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A Study In Starlings

A Study In Starlings

Regular price £45.00
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Artist: Billy Hall

Medium: Linocut

Dimensions: Paper Size 38 x 15.5cm / Image Size 7.5 x 7.5cm (3 images)

Edition: 1 /10

Work will be dispatched on completion of the Endless Forms, Most Beautiful exhibition closes on the 13 July.

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  • About this print

    Whilst researching the UK endangered red lists for mammals and birds, I was taken aback by the breadth of species but also how seemingly familiar and everyday some of the entries were. Hedgehogs, House Sparrows and my choice Starlings stood out in that aspect. In this year’s RSPB Big Garden Birdwatch, Starlings were the third most recorded bird and in recent months, I have seen large murmurations in Rising Sun Country Park and had a number trying to pinch my chips in Amble.

    Despite their seeming commonality since the 1960’s there has been a large decline in breeding pairs with a 53% population decrease reported for the period 1995-2020 (British Trust For Ornithology). Starlings have distinctive spotted plumage and are real characters being social, fast, cheeky and noisy. I’ve tried to capture some of those features in my triptych of linocuts.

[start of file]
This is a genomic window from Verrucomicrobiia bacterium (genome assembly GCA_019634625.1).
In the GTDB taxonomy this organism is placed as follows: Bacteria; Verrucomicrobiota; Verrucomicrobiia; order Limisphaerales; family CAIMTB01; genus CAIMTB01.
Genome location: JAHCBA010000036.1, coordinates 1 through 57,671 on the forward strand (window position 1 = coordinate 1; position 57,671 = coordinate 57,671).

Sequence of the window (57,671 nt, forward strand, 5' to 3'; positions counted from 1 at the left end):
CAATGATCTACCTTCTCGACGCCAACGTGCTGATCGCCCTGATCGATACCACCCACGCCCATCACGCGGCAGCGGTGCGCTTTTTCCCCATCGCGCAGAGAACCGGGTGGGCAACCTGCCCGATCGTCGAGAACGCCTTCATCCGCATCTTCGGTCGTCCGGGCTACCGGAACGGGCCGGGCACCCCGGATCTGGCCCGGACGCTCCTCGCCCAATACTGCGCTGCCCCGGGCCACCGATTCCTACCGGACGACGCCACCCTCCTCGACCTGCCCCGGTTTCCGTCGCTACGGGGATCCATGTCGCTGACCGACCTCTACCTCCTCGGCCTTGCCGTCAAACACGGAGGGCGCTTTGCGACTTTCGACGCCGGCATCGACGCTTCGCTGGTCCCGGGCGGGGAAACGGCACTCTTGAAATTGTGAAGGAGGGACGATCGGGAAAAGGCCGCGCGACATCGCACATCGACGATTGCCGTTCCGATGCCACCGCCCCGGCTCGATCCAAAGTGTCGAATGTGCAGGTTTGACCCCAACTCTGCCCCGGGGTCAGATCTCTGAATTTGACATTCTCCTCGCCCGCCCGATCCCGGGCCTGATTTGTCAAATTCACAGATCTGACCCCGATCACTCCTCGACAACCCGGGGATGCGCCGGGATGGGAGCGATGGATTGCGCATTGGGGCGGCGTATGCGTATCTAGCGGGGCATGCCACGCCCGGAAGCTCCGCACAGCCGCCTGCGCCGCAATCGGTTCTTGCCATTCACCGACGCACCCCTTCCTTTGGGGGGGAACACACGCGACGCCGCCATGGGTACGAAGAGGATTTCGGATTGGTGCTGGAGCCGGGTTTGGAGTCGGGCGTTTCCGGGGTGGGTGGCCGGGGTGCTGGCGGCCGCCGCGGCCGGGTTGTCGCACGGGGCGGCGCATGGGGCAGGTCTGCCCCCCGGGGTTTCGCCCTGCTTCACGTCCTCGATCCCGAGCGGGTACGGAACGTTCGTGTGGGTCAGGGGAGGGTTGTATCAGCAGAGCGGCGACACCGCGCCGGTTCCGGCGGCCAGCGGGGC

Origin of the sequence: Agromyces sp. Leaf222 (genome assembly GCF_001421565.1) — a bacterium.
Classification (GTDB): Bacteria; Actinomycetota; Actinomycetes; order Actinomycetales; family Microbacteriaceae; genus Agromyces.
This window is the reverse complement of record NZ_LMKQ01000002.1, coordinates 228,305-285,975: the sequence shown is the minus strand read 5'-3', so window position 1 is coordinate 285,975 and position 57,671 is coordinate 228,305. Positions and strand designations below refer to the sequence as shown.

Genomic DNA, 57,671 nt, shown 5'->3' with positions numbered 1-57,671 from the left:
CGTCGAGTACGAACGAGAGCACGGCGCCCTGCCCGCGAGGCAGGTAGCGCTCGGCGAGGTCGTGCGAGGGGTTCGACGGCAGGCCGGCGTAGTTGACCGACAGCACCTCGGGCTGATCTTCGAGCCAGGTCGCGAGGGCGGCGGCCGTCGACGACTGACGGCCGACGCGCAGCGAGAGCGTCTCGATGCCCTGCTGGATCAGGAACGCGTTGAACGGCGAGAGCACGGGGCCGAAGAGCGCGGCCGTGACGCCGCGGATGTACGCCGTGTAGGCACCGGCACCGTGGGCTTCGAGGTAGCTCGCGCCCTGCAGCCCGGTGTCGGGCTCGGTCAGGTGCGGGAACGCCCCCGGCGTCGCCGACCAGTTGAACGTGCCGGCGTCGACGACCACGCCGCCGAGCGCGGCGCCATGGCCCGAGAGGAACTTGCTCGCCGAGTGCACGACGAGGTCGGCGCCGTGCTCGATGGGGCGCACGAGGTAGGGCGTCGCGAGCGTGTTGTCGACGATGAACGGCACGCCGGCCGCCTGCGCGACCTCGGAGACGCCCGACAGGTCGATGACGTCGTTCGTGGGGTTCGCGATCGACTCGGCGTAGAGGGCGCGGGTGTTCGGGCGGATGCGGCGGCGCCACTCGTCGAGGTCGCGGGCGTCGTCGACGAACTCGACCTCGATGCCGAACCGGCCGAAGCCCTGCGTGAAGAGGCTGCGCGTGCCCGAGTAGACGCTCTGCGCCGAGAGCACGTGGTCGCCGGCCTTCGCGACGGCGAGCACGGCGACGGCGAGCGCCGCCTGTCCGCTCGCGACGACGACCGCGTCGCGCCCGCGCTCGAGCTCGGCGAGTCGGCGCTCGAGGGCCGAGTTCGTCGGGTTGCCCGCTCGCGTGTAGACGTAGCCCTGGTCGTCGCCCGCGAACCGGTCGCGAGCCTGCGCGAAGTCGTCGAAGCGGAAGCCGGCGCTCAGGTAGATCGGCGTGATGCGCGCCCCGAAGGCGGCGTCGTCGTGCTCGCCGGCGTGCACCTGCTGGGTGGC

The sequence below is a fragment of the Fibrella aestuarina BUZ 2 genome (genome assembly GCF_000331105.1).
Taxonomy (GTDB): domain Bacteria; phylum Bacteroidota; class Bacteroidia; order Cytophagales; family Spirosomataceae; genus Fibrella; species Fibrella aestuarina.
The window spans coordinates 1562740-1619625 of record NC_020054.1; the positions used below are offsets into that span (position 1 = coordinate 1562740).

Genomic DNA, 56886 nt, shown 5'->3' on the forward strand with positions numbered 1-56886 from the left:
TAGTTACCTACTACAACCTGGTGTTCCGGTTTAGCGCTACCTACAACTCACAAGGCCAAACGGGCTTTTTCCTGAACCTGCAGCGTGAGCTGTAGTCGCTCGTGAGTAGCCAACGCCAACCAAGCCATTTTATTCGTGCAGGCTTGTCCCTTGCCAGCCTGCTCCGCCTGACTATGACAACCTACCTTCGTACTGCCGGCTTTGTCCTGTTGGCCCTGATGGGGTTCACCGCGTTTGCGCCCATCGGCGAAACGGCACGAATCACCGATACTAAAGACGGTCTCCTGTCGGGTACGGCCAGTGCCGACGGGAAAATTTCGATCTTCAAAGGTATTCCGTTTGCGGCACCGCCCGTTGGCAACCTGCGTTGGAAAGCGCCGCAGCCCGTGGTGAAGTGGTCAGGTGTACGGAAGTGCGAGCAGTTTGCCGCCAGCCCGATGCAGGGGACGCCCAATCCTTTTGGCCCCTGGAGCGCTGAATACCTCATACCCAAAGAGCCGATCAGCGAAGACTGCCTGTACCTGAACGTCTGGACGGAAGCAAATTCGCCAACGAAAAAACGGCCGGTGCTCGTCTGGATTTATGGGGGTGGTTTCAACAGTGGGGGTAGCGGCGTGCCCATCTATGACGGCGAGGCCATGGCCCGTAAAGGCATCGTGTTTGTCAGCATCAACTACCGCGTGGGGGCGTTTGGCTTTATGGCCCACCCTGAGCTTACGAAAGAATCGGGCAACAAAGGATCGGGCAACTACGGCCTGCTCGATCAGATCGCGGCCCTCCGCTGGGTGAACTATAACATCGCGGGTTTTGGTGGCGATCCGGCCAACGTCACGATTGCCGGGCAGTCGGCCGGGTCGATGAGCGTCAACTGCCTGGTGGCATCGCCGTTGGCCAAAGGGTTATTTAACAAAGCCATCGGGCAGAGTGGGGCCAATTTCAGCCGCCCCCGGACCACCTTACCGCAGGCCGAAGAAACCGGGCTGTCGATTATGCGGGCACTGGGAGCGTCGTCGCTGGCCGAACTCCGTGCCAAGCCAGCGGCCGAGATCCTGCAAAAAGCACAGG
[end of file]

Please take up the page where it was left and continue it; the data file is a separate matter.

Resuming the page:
• Endless Forms, Most Beautiful

    A new bestiary and herbarium for at risk species by artists from Northern Print.

    “Endless Forms Most Beautiful” is made possible with The National Lottery Heritage Fund. Thanks to National Lottery players, we have been able to support visits, new printmaking and school’s programme for this project.

    Northern Print artists bring together traditional printmaking and the natural world with a series of new prints highlighting the diversity of species that are categorised as ‘at risk’.

    The ‘endless forms’ include marine life; plants; birds; insects and mammals with many familiar and much-loved species as well as less known and intriguing creatures that have captured the imagination and hearts of Northern Print’s artists.

    This exhibition of 45 new prints has been made following a series of visits to our region’s natural history collections and habitats and represents the tiniest tip of the iceberg of our natural world under threat.

    The artwork includes a range of approaches and printmaking processes – including heritage craft skills also deemed at risk including letterpress and mould-made papers

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